• [0083]
    In another embodiment of this invention, the design approach set forth herein may be applied to analyze asymmetric configurations (i.e., configurations where properties of the materials, such as thermal properties, may differ on different sides of the foil). An example of such an asymmetric configuration is shown in FIG. 10, which illustrates the reactive joining of SiC to Ti-6-4, in which the thicknesses of the Incusil layers that are pre-deposited onto the SiC and Ti may be held fixed.
  • [0084]
    As SiC may have a much larger thermal conductivity than Ti-6-4, the thermal profile during the reactive joining may be asymmetric with respect to the foil centerline. Such asymmetry in the thermal profile of across the SiC and Ti-6-4 assembly is shown in FIG. 11(a), which graphically shows that the thermal wave may diffuse faster on the SiC side than on the Ti. Moreover, the peak temperatures may be generally higher on the Ti side than on the SiC side. Similar effects (e.g., faster diffusing on the SiC side than on the Ti side and/or higher peak temperature on the Ti side than on the SiC side) may be observed by analysis of IR thermometry images of the SiC—Ti assembly during reactive joining, exemplary samples of are shown in FIGS. 11(b) and 11(c). FIG. 11(b) shows an IR image of the configuration at the ignition of the reactive multilayer foil, while FIG. 11(c) shows an IR image of the configuration at about 240 ms after ignition. As further discussed herein, this understanding of the thermal properties of an asymmetric joining configuration may be used to design new reactive joining configurations.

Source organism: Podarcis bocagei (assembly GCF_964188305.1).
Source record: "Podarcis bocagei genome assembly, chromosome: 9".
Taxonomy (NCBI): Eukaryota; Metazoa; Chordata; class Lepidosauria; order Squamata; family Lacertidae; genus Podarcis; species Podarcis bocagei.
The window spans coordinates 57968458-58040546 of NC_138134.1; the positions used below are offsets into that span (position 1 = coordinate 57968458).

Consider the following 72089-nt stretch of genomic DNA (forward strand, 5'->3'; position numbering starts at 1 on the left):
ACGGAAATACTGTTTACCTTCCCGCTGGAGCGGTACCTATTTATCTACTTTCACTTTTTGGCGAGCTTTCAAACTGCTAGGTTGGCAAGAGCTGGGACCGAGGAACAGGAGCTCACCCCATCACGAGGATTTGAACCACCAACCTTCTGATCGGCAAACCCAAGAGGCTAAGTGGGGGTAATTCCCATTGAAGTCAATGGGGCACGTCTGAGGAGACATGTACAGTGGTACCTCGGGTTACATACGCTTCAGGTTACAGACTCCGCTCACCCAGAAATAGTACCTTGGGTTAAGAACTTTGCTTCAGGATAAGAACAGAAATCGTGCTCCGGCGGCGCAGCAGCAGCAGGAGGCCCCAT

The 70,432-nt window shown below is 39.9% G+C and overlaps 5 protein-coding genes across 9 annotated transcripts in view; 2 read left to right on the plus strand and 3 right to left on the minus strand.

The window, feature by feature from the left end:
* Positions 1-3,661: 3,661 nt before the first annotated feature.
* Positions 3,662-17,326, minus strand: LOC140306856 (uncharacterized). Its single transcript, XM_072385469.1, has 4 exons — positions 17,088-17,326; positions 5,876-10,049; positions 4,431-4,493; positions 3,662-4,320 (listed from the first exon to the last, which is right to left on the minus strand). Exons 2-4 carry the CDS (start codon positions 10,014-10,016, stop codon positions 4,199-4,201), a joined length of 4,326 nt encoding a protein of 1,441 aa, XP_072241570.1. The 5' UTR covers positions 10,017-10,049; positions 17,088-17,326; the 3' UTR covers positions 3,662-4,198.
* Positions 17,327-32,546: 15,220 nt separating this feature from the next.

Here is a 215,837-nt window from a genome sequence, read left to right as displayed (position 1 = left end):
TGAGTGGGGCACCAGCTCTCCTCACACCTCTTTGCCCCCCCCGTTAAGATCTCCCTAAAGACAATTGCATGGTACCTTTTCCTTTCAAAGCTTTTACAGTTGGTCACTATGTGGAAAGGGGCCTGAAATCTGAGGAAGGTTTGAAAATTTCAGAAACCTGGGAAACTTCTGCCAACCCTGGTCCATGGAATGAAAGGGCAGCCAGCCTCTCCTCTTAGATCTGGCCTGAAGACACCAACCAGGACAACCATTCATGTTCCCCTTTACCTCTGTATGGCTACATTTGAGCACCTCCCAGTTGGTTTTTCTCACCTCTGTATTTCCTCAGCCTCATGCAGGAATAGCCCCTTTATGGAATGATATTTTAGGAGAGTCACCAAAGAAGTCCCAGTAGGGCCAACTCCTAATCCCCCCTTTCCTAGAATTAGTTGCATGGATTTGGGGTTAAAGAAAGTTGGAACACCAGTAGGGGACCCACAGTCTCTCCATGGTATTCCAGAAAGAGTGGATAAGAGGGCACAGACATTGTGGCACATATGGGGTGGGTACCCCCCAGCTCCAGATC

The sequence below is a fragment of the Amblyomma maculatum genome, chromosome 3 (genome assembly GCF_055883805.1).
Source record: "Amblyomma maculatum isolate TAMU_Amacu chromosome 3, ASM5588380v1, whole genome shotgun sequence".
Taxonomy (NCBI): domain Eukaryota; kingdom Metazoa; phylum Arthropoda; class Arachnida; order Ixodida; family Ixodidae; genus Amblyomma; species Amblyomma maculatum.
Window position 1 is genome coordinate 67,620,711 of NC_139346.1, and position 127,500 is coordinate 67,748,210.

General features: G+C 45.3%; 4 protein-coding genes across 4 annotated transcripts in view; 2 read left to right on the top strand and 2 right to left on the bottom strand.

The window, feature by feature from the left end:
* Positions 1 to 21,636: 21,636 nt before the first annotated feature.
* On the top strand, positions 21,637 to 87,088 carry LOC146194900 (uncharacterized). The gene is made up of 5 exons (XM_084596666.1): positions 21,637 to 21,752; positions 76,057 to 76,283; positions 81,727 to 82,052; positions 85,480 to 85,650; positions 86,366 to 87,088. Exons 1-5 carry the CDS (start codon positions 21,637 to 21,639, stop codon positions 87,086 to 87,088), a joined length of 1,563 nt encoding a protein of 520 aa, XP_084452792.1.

• [0085]